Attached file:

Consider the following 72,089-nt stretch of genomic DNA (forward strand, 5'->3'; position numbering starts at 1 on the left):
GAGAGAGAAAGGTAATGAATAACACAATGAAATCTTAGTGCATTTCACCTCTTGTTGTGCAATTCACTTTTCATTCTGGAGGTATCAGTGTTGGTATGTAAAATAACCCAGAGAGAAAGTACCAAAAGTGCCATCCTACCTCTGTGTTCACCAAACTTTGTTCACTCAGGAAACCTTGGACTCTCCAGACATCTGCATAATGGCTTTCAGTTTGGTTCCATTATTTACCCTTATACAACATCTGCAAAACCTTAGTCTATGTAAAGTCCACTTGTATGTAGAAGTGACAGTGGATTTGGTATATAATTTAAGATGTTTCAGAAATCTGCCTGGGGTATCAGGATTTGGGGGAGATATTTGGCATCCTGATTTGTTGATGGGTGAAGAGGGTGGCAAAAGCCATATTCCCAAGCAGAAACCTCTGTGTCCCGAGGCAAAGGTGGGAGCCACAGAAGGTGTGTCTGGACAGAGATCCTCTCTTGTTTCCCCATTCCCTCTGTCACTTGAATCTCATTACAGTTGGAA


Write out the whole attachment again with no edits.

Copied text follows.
Consider the following 72,089-nt stretch of genomic DNA (forward strand, 5'->3'; position numbering starts at 1 on the left):
GAGAGAGAAAGGTAATGAATAACACAATGAAATCTTAGTGCATTTCACCTCTTGTTGTGCAATTCACTTTTCATTCTGGAGGTATCAGTGTTGGTATGTAAAATAACCCAGAGAGAAAGTACCAAAAGTGCCATCCTACCTCTGTGTTCACCAAACTTTGTTCACTCAGGAAACCTTGGACTCTCCAGACATCTGCATAATGGCTTTCAGTTTGGTTCCATTATTTACCCTTATACAACATCTGCAAAACCTTAGTCTATGTAAAGTCCACTTGTATGTAGAAGTGACAGTGGATTTGGTATATAATTTAAGATGTTTCAGAAATCTGCCTGGGGTATCAGGATTTGGGGGAGATATTTGGCATCCTGATTTGTTGATGGGTGAAGAGGGTGGCAAAAGCCATATTCCCAAGCAGAAACCTCTGTGTCCCGAGGCAAAGGTGGGAGCCACAGAAGGTGTGTCTGGACAGAGATCCTCTCTTGTTTCCCCATTCCCTCTGTCACTTGAATCTCATTACAGTTGGAA